You should know that isn’t good enough. Of course it isn’t self-evident, and you should be wary of the pull of the anthropocentric viewpoint.
Yes, as it happens. Didn’t you just show that your conflation is incorrect? I’m confused.
I agree completely. They’re even rare in sequences that are under selection. But I don’t see what that has to do with the relative number of functional differences in species pairs.
Nor am I sure what you were talking about right then.
I’m not sure you do. You have said that it would be very difficult to come up with an example, and I show that it isn’t difficult at all.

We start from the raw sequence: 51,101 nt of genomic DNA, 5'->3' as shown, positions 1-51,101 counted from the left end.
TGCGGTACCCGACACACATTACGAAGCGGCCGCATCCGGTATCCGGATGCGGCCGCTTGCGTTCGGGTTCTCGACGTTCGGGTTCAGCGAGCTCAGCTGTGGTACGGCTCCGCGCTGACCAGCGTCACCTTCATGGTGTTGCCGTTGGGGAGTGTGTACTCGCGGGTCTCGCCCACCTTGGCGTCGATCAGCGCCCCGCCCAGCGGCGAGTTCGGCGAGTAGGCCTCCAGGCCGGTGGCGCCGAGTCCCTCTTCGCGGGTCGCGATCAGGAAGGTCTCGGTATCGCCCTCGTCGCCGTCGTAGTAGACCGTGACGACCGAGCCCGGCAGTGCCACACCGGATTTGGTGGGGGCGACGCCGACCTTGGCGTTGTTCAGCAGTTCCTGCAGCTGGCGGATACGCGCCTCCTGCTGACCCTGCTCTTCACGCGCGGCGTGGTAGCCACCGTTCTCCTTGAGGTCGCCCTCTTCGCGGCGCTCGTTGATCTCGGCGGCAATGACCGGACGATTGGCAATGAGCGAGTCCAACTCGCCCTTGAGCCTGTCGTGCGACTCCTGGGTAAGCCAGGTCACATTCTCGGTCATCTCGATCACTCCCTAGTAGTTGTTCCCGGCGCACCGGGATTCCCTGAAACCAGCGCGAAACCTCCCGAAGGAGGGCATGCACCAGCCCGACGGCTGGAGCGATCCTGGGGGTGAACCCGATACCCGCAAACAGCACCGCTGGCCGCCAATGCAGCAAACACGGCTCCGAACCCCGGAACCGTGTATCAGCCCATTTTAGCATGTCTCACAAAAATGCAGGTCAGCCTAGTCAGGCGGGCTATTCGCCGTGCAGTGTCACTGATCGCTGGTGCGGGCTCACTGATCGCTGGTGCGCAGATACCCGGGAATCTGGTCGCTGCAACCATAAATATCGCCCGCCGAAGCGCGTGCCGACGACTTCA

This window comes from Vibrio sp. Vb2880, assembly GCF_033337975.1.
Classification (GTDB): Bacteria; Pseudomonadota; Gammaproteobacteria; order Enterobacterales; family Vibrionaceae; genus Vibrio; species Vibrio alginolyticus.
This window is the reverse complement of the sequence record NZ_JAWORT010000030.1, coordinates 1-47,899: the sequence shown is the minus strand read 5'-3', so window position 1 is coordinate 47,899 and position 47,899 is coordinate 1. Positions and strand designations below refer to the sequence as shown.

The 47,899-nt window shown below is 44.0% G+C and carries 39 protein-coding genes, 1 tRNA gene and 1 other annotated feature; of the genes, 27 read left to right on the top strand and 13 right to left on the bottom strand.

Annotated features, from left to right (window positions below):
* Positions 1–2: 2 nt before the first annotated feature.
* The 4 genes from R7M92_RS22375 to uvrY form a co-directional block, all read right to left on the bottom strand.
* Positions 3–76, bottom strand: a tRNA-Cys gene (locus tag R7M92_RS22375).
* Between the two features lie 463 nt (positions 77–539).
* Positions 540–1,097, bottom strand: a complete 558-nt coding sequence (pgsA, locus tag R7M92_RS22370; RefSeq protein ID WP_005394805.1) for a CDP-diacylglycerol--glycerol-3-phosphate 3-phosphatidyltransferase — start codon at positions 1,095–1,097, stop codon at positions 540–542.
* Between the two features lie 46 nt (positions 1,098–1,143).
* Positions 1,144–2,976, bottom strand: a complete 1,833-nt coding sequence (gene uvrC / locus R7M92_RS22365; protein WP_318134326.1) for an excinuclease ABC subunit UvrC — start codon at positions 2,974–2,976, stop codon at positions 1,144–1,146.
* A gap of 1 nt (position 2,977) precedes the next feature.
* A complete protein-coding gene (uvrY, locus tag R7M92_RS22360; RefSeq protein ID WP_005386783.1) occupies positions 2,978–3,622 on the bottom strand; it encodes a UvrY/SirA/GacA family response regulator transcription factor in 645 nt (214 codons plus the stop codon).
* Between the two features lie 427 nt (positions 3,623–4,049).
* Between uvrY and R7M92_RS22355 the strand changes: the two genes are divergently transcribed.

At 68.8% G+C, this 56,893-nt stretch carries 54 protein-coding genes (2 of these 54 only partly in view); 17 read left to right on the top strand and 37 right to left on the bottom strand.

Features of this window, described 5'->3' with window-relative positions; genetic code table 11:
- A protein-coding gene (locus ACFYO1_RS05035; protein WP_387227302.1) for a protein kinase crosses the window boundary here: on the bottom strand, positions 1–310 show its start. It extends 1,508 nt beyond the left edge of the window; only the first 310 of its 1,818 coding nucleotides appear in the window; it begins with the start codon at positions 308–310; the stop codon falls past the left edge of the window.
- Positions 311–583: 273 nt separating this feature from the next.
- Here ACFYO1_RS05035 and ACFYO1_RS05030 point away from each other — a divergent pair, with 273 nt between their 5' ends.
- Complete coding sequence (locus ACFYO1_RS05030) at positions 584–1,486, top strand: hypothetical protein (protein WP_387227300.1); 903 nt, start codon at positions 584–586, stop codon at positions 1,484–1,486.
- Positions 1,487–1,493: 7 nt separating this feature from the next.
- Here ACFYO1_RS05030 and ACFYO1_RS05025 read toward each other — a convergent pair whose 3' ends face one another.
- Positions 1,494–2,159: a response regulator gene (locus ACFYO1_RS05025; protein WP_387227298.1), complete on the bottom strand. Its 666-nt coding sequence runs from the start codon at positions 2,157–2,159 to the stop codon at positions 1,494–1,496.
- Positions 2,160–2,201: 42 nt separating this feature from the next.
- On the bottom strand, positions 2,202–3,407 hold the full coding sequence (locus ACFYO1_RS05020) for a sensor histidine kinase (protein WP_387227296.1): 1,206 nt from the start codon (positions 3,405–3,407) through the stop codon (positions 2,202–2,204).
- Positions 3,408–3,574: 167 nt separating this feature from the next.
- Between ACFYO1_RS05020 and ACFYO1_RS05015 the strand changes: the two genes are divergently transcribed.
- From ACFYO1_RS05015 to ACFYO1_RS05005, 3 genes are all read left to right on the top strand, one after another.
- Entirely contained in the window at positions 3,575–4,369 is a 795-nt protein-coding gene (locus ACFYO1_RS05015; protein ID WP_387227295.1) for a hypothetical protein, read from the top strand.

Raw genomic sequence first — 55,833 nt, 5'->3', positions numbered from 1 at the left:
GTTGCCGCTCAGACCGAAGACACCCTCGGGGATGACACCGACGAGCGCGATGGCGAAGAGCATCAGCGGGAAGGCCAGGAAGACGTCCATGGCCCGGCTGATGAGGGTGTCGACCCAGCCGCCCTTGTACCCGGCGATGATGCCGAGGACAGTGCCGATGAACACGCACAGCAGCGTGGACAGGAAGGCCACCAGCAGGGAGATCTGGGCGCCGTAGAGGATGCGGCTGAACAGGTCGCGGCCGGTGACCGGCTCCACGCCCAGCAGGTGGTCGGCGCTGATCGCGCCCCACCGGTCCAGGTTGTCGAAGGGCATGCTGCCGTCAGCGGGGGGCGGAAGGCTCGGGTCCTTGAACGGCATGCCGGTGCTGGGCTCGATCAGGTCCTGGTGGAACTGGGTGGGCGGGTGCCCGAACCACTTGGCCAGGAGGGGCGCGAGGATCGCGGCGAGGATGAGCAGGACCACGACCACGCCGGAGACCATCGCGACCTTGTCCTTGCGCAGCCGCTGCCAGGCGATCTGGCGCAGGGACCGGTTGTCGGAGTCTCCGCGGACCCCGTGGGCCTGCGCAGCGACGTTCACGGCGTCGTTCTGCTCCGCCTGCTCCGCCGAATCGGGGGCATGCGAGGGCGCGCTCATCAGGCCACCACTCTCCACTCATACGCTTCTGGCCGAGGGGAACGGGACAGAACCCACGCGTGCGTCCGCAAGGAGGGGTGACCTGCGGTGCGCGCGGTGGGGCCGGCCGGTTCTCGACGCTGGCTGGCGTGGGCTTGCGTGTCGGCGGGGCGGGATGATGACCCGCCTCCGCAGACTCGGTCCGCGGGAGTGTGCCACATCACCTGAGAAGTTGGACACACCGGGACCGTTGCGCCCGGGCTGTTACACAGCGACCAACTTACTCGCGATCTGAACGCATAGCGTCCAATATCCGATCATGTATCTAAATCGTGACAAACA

The bit about microinversions was a counterexample to the claim that rare changes would not be detectable as intervention. It depends on the background level of changes. Since microinversions are orders of magnitude less common than point mutations, even a comparative few of them would stand out from that background.
I’m sorry, but it doesn’t. At any rate, it’s a counterclaim to divine parsimony. You can justify anything by whipsawing between those two principles.